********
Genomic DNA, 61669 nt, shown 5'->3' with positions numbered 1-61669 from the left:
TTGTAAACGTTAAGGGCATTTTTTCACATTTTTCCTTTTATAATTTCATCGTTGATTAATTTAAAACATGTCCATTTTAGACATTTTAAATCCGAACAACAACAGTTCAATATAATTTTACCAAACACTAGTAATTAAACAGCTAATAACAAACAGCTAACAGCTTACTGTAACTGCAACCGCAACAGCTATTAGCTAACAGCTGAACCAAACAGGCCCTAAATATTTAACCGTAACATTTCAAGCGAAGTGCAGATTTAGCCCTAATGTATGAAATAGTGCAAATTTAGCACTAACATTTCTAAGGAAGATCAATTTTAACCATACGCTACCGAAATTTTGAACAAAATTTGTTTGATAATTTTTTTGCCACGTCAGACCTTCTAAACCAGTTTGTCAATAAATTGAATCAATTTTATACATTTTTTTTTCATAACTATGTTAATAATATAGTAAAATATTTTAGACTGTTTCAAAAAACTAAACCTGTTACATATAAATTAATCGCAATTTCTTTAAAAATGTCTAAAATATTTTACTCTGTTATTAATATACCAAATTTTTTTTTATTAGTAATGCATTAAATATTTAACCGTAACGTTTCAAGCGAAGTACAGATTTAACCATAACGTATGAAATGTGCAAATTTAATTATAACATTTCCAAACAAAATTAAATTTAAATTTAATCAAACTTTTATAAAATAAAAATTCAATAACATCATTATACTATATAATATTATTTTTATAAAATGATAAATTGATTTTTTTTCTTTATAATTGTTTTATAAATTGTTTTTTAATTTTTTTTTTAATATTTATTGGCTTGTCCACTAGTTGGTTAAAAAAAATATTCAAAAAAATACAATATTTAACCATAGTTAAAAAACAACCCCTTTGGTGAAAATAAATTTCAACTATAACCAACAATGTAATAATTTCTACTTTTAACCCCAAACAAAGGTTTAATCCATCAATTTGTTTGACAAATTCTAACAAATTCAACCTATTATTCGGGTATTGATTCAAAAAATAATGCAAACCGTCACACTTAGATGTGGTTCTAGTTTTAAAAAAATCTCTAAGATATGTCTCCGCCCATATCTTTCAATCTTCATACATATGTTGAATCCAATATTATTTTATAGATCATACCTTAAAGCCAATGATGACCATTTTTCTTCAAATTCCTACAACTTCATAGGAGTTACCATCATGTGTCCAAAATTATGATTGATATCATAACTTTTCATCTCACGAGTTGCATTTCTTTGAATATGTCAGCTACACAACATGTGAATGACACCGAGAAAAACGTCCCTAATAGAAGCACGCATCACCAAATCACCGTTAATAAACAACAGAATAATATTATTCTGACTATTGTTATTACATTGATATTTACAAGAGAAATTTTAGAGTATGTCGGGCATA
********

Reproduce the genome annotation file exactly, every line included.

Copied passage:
Genomic DNA, 61669 nt, shown 5'->3' with positions numbered 1-61669 from the left:
TTGTAAACGTTAAGGGCATTTTTTCACATTTTTCCTTTTATAATTTCATCGTTGATTAATTTAAAACATGTCCATTTTAGACATTTTAAATCCGAACAACAACAGTTCAATATAATTTTACCAAACACTAGTAATTAAACAGCTAATAACAAACAGCTAACAGCTTACTGTAACTGCAACCGCAACAGCTATTAGCTAACAGCTGAACCAAACAGGCCCTAAATATTTAACCGTAACATTTCAAGCGAAGTGCAGATTTAGCCCTAATGTATGAAATAGTGCAAATTTAGCACTAACATTTCTAAGGAAGATCAATTTTAACCATACGCTACCGAAATTTTGAACAAAATTTGTTTGATAATTTTTTTGCCACGTCAGACCTTCTAAACCAGTTTGTCAATAAATTGAATCAATTTTATACATTTTTTTTTCATAACTATGTTAATAATATAGTAAAATATTTTAGACTGTTTCAAAAAACTAAACCTGTTACATATAAATTAATCGCAATTTCTTTAAAAATGTCTAAAATATTTTACTCTGTTATTAATATACCAAATTTTTTTTTATTAGTAATGCATTAAATATTTAACCGTAACGTTTCAAGCGAAGTACAGATTTAACCATAACGTATGAAATGTGCAAATTTAATTATAACATTTCCAAACAAAATTAAATTTAAATTTAATCAAACTTTTATAAAATAAAAATTCAATAACATCATTATACTATATAATATTATTTTTATAAAATGATAAATTGATTTTTTTTCTTTATAATTGTTTTATAAATTGTTTTTTAATTTTTTTTTTAATATTTATTGGCTTGTCCACTAGTTGGTTAAAAAAAATATTCAAAAAAATACAATATTTAACCATAGTTAAAAAACAACCCCTTTGGTGAAAATAAATTTCAACTATAACCAACAATGTAATAATTTCTACTTTTAACCCCAAACAAAGGTTTAATCCATCAATTTGTTTGACAAATTCTAACAAATTCAACCTATTATTCGGGTATTGATTCAAAAAATAATGCAAACCGTCACACTTAGATGTGGTTCTAGTTTTAAAAAAATCTCTAAGATATGTCTCCGCCCATATCTTTCAATCTTCATACATATGTTGAATCCAATATTATTTTATAGATCATACCTTAAAGCCAATGATGACCATTTTTCTTCAAATTCCTACAACTTCATAGGAGTTACCATCATGTGTCCAAAATTATGATTGATATCATAACTTTTCATCTCACGAGTTGCATTTCTTTGAATATGTCAGCTACACAACATGTGAATGACACCGAGAAAAACGTCCCTAATAGAAGCACGCATCACCAAATCACCGTTAATAAACAACAGAATAATATTATTCTGACTATTGTTATTACATTGATATTTACAAGAGAAATTTTAGAGTATGTCGGGCATA